In a fortnight's time a number of New Zealand's most influential business people will have a two-day session and emerge with the bones of a new policy think tank.
The birth of a new think tank whose members (they will after all be mainly chief executives) want to challenge current thinking on issues of national importance is well-timed.
NZ Business Roundtable chairman Roger Partridge, who is one of the two main drivers, is upbeat.
Over the summer break a good deal of work was done on how to bring the Business Roundtable and the NZ Institute (chaired by Tony Carter) together. The respective brands were probed. And areas of commonality identified so the new brand story was faithful to both originating organisations.
Among them an over-arching goal of how to make the country more prosperous.
Core values that are likely to drive the new think tank include a focus on open and competitive markets and a free, fair and cohesive society.
An executive search will take place to identify a chief executive to head the think tank.
All good stuff. But will this result in the chief executives whose companies fund membership fees for the new think tank being prepared to directly engage themselves in robust debate on issues of national importance?
Compared with Australia, which has a raft of think tanks, New Zealand is poorly served. For instance, we rely on Australia's Lowy Institute or the Australian National University for reports that seriously engage on New Zealand's place in the globalised world. Many NZ-domiciled academics are still too afraid to put their heads over the parapet. Although this is finally changing.
Even the Ministry of Foreign Affairs, under the leadership of NZ Post's former CEO John Allen, issued a post-election briefing paper to its Minister Murray McCully where most of the pages were blank.
This is fundamentally absurd given the Government's strategic focus for New Zealand firms to engage more offshore. But there has not been a squeak out of the business sector as to why MFAT has "classified" most of its advice to McCully.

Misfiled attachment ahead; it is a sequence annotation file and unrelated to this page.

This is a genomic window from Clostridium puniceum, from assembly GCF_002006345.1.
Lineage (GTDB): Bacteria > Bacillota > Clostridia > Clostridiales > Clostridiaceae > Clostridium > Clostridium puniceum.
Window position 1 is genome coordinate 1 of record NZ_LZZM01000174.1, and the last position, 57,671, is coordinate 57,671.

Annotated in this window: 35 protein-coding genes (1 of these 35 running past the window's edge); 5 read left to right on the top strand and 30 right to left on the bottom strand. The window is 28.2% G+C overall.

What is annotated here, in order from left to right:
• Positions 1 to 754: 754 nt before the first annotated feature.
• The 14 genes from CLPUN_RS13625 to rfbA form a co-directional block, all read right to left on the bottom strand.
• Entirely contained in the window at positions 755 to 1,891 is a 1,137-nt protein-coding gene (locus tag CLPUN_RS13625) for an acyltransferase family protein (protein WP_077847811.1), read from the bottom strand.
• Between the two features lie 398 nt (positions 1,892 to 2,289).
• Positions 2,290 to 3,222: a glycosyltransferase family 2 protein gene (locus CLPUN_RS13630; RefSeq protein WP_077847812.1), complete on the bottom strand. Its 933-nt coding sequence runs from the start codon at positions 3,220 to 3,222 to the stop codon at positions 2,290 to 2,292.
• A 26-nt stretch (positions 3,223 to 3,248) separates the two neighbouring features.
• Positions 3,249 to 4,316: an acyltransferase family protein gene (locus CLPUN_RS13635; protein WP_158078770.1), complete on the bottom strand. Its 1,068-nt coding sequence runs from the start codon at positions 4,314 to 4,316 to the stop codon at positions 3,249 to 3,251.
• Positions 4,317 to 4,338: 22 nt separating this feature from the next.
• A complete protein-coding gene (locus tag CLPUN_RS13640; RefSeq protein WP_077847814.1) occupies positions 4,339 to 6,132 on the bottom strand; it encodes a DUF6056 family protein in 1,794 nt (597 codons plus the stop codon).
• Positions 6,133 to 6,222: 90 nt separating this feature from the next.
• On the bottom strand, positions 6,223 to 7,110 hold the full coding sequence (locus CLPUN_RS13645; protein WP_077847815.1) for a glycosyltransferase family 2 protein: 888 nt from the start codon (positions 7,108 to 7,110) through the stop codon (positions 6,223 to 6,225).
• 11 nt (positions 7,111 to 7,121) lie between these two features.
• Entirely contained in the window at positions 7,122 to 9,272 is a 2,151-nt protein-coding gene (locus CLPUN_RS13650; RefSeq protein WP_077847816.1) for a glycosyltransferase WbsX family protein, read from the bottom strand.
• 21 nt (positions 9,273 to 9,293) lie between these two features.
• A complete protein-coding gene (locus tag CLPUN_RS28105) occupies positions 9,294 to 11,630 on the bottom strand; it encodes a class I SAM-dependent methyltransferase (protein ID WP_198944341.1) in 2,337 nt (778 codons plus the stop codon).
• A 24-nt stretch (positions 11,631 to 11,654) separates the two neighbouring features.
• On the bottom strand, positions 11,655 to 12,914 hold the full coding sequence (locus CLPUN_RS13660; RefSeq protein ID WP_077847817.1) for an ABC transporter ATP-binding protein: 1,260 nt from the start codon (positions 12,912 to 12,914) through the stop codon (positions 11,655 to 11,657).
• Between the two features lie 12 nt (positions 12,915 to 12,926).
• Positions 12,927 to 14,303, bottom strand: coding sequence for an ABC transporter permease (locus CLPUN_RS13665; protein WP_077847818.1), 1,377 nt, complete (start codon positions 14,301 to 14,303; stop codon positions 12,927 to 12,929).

Surely they would want to know if MFAT had grave foreign policy concerns. Or was warning about possible trends that might threaten New Zealand's economic prospects with the very nations with which it was publicly pushing New Zealand firms to engage?
The published "strategies" to engage with major countries like China and India are also woefully silent on strategic "what ifs" and risk analysis.
And when the Government is having to face down a woefully misinformed public over the realities of bilateral free trade and investment deals - as with the Crafar farms - business has stood on the sidelines.
Australian CEOs also seem less wary when it comes to engaging with journalists (they are used to operating in a robust environment which at times verges on feral). But in this country they are less forward.
Younger CEOs like BNZ's Andrew Thorburn are openly critical of the reluctance of fellow business leaders to step up to the plate. Thorburn will be among a select number that will urge other chief executives to publicly promote and comment on the new think tank's policy agenda.
Five years ago it would have been unthinkable for the "liberal progressives" that set-up the NZ Institute to join the Roundtable's annual retreat as they will on March 1 and 2. Let alone pull off a merger.
Let's face it, the BRT was hyper-critical when the brains trust behind the "Catching the Knowledge Wave" drive of the early 2000s established its own think tank.
The Roundtable's members thought the new institute was a cop-out. A deliberate step to cultivate influence with former Prime Minister Helen Clark's government instead of confronting major policy issues in a full-blooded fashion.
Both the Roundtable and the Institute have credible track records. But the BRT ultimately became inextricably identified with the personality of its sole executive director, the late Roger Kerr, who fronted it since its inception in 1985. The NZ Institute didn't start until more than 15 years later. It has had two directors: David Skilling and Rick Boven.
Partridge stresses the think tank won't replicate the work of lobby groups like BusinessNZ which is now the peak business organisation in this country.
BusinessNZ has also established a major companies group to help ensure that New Zealand's largest companies are heard in policy, business and economic debate. It describes the 60-strong group as having a collective weight of influence that enables it to provide strong counsel to government and other key decision makers.
It has been involved in debates over the regulation and governance of the electricity sector, the response to the global financial crisis, tax reforms, emissions trading, infrastructure planning, the single economic market and savings and investment.
But the problem is that unlike the Business Council of Australia - whose chief executive membership does at times openly push the work of its various taskforces - the major companies group does not have a big profile of its own.
The new think tank can argue it is simply working in the nation's best interests.
But my test of its success will be if it conducts some robust research on issues like foreign investment and openly engages with the increasingly insular mindset that is developing here.